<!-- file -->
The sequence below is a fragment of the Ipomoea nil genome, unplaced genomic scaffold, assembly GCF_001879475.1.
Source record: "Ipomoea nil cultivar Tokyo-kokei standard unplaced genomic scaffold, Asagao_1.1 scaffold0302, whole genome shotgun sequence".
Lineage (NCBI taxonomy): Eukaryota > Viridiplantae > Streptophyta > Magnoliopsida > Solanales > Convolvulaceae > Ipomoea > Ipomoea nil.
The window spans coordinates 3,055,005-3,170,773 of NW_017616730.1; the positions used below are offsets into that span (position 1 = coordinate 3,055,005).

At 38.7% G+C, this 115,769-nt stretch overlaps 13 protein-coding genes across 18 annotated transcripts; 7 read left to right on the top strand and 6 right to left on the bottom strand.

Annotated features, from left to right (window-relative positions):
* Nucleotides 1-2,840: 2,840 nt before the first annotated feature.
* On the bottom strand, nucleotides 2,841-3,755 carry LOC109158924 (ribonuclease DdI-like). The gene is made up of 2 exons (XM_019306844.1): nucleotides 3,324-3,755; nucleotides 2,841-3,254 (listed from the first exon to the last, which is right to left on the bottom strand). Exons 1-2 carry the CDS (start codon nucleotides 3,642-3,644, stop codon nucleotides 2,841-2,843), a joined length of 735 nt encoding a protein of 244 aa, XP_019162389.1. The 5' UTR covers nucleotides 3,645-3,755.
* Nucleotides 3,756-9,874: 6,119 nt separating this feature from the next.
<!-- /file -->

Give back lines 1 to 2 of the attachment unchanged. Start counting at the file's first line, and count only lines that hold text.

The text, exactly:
The sequence below is a fragment of the Ipomoea nil genome, unplaced genomic scaffold, assembly GCF_001879475.1.
Source record: "Ipomoea nil cultivar Tokyo-kokei standard unplaced genomic scaffold, Asagao_1.1 scaffold0302, whole genome shotgun sequence".